Former Supreme Court Justice John Paul Stevens is calling for a repeal of the Second Amendment, decrying the right to bear arms.
The Republican insists that this amendment should be repealed.
Although the protests have so far focused on applying new restrictions on semi-automatic weapons and strengthening background checks, he wrote, repealing the Second Amendment, will lead to more important changes.
“That support is a clear sign to lawmakers to enact legislation prohibiting civilian ownership of semiautomatic weapons, increasing the minimum age to buy a gun from 18 to 21 years old, and establishing more comprehensive background checks on all purchasers of firearms,” Stevens wrote.
The opposition appeared three days after hundreds of protesters demanded an end to gun violence.The so-called March for Our Lives was organized after a mass shooting in high school in Parkland, Fla. last month.
Repeal will affect legal protection for firearm sellers and manufacturers in the United States.
“That simple but dramatic action would move Saturday’s marchers closer to their objective than any other possible reform,” Stevens wrote.
New York Rep. Christopher Collins indicted on insider trading charges
New York Republican Rep. Christopher Collins has been indicted on insider trading charges, federal prosecutors announced Wednesday.
“These charges are a reminder that this is a land of laws and that everyone stands before the bar of justice,” Geoffrey Berman, an attorney for the U.S. Southern District of New York, said during a press conference on Wednesday.
The indictment also names the congressman’s son, Cameron Collins, and Stephen Zarsky, the father of his son’s fiancée. The fraud counts relate to securities of an Australian biotechnology company called Innate Immunotherapeutics, where the 68-year-old congressman served on the board.
“Christopher Collins, the defendent, violated the duties he owed to Innate by passing material; nonpublic information regarding the Drug Trial results to his son, Cameron Collins, the defendent, so that [his son] could use that information to make timely trades in Innate stock and tip others,” the indictment states. “Cameron Collins traded on the inside information and passed it to Stephen Zarsky.”
Among the charges, the defendants are accused of multiple counts of securities fraud, along with one count of wire fraud, one count of conspiracy to commit wire fraud and one count each of making false statements.
All three pleaded not guilty in court Wednesday afternoon.
Prosecutors allege that Collins passed along secrets to his son, Cameron, in June 2017. They say the son traded on the inside information and passed it to Zarsky. They added that Zarsky traded on it and tipped off at least three others.
According to the indictment, Collins specifically got early word that a drug the company developed to treat multiple sclerosis wasn’t performing well in a medical trial and passed on the tip to his son.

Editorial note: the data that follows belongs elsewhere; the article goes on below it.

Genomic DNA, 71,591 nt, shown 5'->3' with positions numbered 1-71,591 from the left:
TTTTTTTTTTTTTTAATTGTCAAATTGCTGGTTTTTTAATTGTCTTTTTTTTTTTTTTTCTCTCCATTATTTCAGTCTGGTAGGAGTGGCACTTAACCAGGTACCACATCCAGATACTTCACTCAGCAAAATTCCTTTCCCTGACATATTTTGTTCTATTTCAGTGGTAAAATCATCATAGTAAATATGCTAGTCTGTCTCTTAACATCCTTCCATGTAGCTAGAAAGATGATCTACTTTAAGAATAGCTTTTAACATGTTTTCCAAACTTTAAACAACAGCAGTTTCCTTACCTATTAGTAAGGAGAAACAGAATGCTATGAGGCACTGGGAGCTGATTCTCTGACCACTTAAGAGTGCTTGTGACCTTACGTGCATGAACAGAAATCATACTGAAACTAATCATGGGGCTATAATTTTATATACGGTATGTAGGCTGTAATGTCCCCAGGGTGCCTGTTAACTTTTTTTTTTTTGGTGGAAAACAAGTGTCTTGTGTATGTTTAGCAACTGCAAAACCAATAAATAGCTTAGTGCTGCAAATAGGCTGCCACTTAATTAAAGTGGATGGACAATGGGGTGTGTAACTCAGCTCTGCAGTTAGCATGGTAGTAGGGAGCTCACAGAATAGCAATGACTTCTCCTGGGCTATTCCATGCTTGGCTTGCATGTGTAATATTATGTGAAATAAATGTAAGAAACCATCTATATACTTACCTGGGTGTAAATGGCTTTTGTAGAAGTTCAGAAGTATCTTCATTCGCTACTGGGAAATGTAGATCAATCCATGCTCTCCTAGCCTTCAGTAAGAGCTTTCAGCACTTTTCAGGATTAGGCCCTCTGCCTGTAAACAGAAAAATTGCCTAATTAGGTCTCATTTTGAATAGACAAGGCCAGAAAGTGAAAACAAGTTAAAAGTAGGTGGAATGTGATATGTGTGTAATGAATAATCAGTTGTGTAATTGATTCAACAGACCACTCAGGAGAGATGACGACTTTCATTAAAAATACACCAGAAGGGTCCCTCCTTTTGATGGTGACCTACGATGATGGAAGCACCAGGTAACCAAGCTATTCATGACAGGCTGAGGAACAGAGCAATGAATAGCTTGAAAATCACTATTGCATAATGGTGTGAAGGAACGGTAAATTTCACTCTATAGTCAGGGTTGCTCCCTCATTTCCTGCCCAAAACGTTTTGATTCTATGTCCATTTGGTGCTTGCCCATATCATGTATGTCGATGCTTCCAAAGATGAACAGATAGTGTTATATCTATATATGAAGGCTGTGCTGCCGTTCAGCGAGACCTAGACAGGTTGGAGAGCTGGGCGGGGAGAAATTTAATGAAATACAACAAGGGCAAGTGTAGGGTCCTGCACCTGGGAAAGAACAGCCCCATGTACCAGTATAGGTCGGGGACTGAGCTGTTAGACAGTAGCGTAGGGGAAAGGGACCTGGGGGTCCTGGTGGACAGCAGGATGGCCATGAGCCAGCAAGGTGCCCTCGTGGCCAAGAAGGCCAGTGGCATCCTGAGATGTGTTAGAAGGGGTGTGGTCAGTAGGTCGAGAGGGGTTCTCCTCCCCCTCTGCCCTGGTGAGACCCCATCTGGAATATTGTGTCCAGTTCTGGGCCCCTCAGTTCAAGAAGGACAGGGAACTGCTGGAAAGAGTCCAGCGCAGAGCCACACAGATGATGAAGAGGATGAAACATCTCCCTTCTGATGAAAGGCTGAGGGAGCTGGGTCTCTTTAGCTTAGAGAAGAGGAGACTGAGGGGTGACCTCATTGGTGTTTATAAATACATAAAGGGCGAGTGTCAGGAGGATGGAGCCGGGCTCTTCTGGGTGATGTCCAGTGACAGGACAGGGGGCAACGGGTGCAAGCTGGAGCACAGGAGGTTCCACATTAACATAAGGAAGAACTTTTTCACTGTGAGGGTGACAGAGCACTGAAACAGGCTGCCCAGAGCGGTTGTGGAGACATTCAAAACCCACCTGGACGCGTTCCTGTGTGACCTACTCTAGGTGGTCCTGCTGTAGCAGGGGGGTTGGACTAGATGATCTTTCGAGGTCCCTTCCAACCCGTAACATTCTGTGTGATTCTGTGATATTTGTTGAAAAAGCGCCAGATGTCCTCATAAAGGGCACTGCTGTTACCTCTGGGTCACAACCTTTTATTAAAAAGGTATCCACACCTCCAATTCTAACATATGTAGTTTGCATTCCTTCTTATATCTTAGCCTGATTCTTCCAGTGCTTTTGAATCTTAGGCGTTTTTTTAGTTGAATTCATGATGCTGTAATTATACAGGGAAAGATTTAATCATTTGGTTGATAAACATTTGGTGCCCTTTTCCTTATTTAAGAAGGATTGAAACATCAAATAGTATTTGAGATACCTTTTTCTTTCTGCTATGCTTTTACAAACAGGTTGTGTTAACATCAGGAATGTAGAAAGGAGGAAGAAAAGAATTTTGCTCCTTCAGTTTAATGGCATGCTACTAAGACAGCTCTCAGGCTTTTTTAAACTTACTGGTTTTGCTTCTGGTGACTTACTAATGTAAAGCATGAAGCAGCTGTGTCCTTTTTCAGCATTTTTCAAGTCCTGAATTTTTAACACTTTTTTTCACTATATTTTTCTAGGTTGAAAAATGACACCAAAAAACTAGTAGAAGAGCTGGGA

Prosecutors said the three avoided over $768,000 in losses by trading ahead of the public announcement of the failed drug trials.
The advocacy group Public Citizen filed a request for an investigation of Collins’ stock dealings with the Office of Congressional Ethics and the Securities and Exchange Commission in January of 2017.
The Republican congressman, who has served New York’s 27th District since 2013, surrendered to federal agents in Manhattan on Wednesday morning and is expected to appear in federal court in lower Manhattan later in the day.
Attorneys representing Collins released the following statement on Wednesday: “We will answer the charges filed against Congressman Collins in Court and will mount a vigorous defense to clear his good name. It is notable that even the government does not allege that Congressman Collins traded a single share of Innate Therapeutics stock. We are confident he will be completely vindicated and exonerated.”
In 2017, the House Ethics Committee probed the congressman at the behest of the late Rep. Louise Slaughter. She authored the STOCK Act, which barred lawmakers and aides from using propietary information to trade securities.
The Ethics Committee report on Collins was muddled. It did not punish Collins. But it did not exonerate him either.
When asked about the report by Fox News, Collins at the time called Slaughter “a despicable human being,” a rare moment of course language used by a U.S. congressman to describe a colleague. Collins disputed the findings and said he has “always followed ethics.”
House Speaker Paul Ryan, R-Wis., said on Wednesday that he was removing Collins from the House Energy and Commerce Committee.
Ryan called insider trading “a clear violation of the public trust.” He said he’s moving against Collins even though a court will decide whether the lawmaker is guilty of the allegations.
House Minority Leader Nancy Pelosi, D-Calif., said in a statement that “the charges against Congressman Collins show the rampant culture of corruption and self-enrichment among Republicans in Washington.”
“The American people deserve better than the GOP’s corruption, cronyism, and incompetence,” she added.
Collins has a track record of publicly backing Trump, including being one of the first sitting members of Congress to endorse his candidacy. Most recently, Collins called for an end to Special Counsel Robert Mueller’s probe into campaign collusion and blamed the Obama administration for failing to push back on Russia.
“I share President Trump’s continued frustration as the left continues to try to nullify the 2016 Presidential election with claims of Russian interference,” he said.
Collins ran unopposed in the Republican primary and holds what’s largely considered a safe Republican seat in a state that went to Democratic nominee Hillary Clinton in 2016. He’s being challenged by Democrat Nate McMurray, a Grand Island, New York, town supervisor.
NRA sues New York officials over what it calls a “blacklisting” campaign
The National Rifle Association is suffering grave financial harm that threatens its ability to pursue its advocacy mission because of a “blacklisting” campaign by Gov. Andrew Cuomo and New York regulators, the gun rights group said in a federal lawsuit. In an amended version of a federal lawsuit filed in May, the Virginia-based NRA said it lost insurance coverage after the state’s enforcement actions against companies underwriting an NRA-branded insurance program called Carry Guard. It said the Cuomo administration was persuading other insurers to avoid doing business with the NRA.
Without liability coverage, the NRA said it can’t maintain its offices, operate educational programs or hold rallies and other political events.
The amended complaint was filed in late July in federal court in northern New York. It names the Democratic governor along with the state Department of Financial Services and its superintendent, Maria Vullo, as defendants.